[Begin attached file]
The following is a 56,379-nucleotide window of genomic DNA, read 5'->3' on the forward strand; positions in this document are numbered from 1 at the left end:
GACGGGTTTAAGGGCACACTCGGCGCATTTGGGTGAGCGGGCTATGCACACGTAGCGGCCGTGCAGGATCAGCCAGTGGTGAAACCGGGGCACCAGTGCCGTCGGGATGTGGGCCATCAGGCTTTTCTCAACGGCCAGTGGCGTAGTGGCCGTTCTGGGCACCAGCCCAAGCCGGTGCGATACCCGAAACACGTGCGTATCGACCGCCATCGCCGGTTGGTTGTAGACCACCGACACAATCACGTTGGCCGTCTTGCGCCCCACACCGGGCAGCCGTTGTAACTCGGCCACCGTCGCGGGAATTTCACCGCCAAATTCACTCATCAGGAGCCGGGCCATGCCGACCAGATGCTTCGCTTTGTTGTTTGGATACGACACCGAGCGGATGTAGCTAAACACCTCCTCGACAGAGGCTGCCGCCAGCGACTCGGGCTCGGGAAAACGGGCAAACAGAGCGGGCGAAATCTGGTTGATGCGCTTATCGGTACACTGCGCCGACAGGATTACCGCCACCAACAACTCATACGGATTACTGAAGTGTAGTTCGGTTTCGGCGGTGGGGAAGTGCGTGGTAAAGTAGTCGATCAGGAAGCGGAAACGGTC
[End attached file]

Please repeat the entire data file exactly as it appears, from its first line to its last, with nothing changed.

The following is a 56,379-nucleotide window of genomic DNA, read 5'->3' on the forward strand; positions in this document are numbered from 1 at the left end:
GACGGGTTTAAGGGCACACTCGGCGCATTTGGGTGAGCGGGCTATGCACACGTAGCGGCCGTGCAGGATCAGCCAGTGGTGAAACCGGGGCACCAGTGCCGTCGGGATGTGGGCCATCAGGCTTTTCTCAACGGCCAGTGGCGTAGTGGCCGTTCTGGGCACCAGCCCAAGCCGGTGCGATACCCGAAACACGTGCGTATCGACCGCCATCGCCGGTTGGTTGTAGACCACCGACACAATCACGTTGGCCGTCTTGCGCCCCACACCGGGCAGCCGTTGTAACTCGGCCACCGTCGCGGGAATTTCACCGCCAAATTCACTCATCAGGAGCCGGGCCATGCCGACCAGATGCTTCGCTTTGTTGTTTGGATACGACACCGAGCGGATGTAGCTAAACACCTCCTCGACAGAGGCTGCCGCCAGCGACTCGGGCTCGGGAAAACGGGCAAACAGAGCGGGCGAAATCTGGTTGATGCGCTTATCGGTACACTGCGCCGACAGGATTACCGCCACCAACAACTCATACGGATTACTGAAGTGTAGTTCGGTTTCGGCGGTGGGGAAGTGCGTGGTAAAGTAGTCGATCAGGAAGCGGAAACGGTC